Online degree programs are convenient for people with professional, familial, or other types of commitments that require flexibility in scheduling.
Prerequisites and application requirements for these programs may include specific coursework (e.g., statistics, math, computer science), letters of recommendation, personal essays, test scores (e.g., Graduate Record Administration [GRE]), interviews, and a minimum GPA. Graduate programs also typically require a bachelor’s degree, sufficient computer programming training, and even some professional experience (e.g., criminology).
St. Petersburg College of Florida provides an online associate of science (AS) in digital forensics and computer investigations. As part of this program, students complete their computer-related crime investigation certificate, in addition to courses in criminal justice, file system forensic analysis, and internet pornography investigations, among others.
St. Petersburg College also offers an online computer-related crime investigation certificate, which can be applied towards the associate degree program, and an online bachelor’s degree in public safety administration for students with professional experience in public safety.
Champlain University offers a 100 percent online bachelor’s of science (BS) degree in computer forensics & digital investigations. The 120-credit program has six convenient annual start dates and includes classes such as mobile forensics, operating system forensics, and foundations of cybersecurity.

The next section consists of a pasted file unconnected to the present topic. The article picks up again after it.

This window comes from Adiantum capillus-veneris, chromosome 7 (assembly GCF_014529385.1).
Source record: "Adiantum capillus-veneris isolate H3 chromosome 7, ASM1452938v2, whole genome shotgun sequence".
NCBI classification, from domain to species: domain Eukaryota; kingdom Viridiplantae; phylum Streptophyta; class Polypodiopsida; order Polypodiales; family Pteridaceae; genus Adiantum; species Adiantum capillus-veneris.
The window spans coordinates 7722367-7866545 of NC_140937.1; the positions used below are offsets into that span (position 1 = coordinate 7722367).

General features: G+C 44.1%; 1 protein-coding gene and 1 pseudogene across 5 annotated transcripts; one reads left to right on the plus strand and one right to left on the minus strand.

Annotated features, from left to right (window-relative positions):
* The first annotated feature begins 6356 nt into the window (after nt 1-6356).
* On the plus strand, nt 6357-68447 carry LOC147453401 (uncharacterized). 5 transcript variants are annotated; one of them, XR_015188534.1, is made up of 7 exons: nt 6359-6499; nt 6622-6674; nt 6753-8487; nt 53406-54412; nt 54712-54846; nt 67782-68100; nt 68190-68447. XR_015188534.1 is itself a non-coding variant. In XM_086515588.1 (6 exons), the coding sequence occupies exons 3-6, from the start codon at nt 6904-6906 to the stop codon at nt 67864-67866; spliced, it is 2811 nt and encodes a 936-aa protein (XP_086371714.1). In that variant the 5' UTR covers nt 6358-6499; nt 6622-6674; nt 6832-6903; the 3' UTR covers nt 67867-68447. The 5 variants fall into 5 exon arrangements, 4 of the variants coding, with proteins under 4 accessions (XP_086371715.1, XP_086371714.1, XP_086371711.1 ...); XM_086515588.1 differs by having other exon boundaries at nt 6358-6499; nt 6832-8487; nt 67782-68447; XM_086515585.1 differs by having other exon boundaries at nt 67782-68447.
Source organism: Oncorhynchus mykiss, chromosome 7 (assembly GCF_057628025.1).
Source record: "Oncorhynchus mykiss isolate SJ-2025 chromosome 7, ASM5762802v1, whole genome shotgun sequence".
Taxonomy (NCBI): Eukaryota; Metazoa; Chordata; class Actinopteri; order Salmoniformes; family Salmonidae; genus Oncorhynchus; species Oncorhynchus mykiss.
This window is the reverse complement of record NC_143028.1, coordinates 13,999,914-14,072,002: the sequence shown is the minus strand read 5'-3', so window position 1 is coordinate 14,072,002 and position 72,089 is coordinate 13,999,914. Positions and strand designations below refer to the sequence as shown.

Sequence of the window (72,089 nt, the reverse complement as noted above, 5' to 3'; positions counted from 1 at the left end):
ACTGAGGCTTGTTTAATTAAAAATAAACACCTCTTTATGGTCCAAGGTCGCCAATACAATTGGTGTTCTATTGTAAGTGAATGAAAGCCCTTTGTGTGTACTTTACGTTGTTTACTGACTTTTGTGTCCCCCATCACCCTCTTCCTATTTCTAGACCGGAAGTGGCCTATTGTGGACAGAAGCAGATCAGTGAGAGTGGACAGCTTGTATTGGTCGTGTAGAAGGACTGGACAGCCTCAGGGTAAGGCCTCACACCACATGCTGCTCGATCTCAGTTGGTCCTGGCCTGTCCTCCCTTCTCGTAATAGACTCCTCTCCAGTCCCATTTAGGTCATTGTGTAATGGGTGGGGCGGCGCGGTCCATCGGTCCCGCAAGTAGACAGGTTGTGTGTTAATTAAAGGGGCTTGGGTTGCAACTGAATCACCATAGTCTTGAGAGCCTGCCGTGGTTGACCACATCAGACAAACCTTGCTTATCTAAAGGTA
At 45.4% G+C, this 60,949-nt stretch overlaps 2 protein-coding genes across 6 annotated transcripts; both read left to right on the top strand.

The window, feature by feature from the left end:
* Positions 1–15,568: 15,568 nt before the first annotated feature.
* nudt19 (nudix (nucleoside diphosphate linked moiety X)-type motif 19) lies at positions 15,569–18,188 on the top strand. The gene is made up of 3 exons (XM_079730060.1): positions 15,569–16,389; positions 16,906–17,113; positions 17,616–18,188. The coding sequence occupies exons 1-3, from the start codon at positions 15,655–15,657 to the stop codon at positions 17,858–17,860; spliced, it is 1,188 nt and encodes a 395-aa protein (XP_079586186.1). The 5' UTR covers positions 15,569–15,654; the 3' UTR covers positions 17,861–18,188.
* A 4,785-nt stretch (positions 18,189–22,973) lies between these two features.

As part of the curricula, students can pursue a certification in their specialization of choice. Furthermore, the school is recognized by the National Security Agency (NSA) as a Center of Academic Excellence in Information Assurance Education.
The University of Maryland Global Campus (UMGC) hosts an online master of science (MS) in digital forensics & cyber investigation program. It requires 36 credits of coursework in human aspects of cybersecurity, digital forensics investigation, and cyber incident analysis & response.
As part of the curriculum, students complete a capstone project—an opportunity to advance scientific research in a student-selected specialization—and UMGC even offers this program as part of a dual degree path combined with a master of business administration (MBA) to interested candidates. In addition, this program prepares graduates for many industry certifications profiled in the certification section below.
The University of Central Florida (UCF) provides an online, interdisciplinary MS in digital forensics. This 30-credit program—developed in collaboration with the National Center for Forensic Science (NCFS)—involves 30 credits of courses, including wireless security & forensics, malware & software vulnerability analysis, and distributed processing of digital evidence. UCF requires minimal campus attendance, and students choose between completing a thesis or a supervised internship as part of the program requirements.